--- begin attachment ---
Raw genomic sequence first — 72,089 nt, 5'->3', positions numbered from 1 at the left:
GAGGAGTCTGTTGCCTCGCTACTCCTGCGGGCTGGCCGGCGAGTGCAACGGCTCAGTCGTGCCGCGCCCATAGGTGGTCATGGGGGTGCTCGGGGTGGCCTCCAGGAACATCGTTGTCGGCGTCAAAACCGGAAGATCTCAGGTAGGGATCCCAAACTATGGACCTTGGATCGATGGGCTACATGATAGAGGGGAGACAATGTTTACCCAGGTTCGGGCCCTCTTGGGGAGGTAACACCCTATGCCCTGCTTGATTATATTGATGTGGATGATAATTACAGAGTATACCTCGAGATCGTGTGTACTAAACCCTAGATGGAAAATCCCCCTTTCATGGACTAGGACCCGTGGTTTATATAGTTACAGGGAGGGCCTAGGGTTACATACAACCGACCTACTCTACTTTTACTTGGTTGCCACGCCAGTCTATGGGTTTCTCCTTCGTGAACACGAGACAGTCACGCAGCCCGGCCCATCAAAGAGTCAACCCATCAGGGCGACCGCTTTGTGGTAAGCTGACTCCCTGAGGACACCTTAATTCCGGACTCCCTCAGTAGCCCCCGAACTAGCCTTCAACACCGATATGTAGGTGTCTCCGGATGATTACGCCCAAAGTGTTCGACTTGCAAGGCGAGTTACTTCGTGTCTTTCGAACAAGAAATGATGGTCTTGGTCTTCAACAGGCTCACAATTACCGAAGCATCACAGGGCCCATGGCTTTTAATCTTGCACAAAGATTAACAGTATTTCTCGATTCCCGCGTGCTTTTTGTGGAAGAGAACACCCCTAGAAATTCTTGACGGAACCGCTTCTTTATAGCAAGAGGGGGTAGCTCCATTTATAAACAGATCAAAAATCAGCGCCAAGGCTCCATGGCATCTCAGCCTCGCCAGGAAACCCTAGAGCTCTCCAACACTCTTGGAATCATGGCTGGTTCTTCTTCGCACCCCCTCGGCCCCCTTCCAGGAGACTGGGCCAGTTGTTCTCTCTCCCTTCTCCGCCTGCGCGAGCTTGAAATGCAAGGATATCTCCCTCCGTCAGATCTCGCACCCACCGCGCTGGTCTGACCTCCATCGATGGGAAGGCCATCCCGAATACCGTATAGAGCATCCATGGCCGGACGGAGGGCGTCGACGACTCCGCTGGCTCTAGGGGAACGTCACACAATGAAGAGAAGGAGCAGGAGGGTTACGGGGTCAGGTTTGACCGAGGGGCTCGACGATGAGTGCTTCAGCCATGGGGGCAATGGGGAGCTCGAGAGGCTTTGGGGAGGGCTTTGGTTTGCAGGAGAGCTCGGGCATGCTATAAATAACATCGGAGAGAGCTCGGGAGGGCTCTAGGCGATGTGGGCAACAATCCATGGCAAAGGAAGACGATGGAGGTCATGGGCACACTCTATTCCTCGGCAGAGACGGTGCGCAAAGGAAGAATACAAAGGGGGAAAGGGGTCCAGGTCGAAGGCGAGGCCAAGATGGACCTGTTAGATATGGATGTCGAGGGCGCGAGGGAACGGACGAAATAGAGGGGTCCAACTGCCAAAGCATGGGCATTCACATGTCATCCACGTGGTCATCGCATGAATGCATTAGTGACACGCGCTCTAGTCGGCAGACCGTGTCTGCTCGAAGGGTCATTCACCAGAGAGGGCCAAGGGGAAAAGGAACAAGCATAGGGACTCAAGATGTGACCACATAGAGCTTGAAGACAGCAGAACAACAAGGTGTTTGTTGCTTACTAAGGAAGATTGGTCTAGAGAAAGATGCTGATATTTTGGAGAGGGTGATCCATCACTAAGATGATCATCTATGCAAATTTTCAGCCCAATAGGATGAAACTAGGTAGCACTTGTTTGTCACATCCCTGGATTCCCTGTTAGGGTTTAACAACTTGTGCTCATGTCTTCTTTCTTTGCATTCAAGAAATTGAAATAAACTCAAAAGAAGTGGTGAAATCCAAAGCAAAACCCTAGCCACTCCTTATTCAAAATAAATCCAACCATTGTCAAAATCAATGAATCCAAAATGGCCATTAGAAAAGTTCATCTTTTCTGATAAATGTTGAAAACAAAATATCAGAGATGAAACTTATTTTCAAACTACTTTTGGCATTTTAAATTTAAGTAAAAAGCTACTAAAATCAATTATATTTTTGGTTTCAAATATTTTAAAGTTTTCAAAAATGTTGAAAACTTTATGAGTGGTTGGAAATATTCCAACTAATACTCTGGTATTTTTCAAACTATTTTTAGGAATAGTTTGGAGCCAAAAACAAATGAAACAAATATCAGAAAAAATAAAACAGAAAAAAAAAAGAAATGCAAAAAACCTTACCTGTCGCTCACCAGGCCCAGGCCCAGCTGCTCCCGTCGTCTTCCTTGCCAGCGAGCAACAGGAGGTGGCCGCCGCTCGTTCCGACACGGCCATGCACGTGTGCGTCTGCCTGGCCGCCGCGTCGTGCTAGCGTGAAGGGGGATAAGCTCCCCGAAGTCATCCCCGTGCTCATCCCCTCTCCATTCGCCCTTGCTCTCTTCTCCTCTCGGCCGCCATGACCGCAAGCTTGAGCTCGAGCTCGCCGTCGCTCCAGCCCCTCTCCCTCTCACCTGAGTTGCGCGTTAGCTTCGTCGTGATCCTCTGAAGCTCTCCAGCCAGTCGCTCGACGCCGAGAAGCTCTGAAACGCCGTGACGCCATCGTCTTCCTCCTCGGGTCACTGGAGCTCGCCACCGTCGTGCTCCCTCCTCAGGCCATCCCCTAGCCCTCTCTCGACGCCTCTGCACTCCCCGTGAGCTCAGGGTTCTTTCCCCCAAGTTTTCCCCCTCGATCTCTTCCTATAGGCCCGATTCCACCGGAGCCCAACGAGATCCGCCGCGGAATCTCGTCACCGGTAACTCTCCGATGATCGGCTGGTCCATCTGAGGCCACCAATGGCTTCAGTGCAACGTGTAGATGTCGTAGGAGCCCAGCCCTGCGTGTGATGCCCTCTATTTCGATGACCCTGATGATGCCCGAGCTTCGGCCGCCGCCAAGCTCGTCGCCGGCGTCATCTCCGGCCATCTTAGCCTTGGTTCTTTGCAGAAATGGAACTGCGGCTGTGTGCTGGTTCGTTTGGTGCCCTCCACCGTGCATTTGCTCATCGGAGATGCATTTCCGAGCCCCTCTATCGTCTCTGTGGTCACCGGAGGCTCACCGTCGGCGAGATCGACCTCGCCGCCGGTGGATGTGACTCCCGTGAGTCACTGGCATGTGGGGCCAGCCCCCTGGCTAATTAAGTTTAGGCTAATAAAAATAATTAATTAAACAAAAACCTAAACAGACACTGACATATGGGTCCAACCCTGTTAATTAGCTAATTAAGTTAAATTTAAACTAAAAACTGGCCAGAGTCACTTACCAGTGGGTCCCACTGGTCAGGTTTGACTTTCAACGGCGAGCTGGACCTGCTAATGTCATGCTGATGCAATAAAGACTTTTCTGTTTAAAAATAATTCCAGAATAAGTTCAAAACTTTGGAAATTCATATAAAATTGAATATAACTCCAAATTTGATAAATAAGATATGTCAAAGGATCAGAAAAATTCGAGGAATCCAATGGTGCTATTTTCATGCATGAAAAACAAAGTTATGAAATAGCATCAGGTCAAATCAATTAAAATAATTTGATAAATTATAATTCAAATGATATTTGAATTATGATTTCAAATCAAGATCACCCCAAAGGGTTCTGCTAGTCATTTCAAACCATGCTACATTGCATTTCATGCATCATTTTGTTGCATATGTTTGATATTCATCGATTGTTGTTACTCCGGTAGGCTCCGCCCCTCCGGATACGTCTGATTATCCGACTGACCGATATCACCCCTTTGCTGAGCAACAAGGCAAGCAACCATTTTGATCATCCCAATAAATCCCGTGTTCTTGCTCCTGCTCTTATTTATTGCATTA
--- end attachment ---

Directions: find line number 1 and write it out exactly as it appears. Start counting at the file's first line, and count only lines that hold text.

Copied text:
Raw genomic sequence first — 72,089 nt, 5'->3', positions numbered from 1 at the left: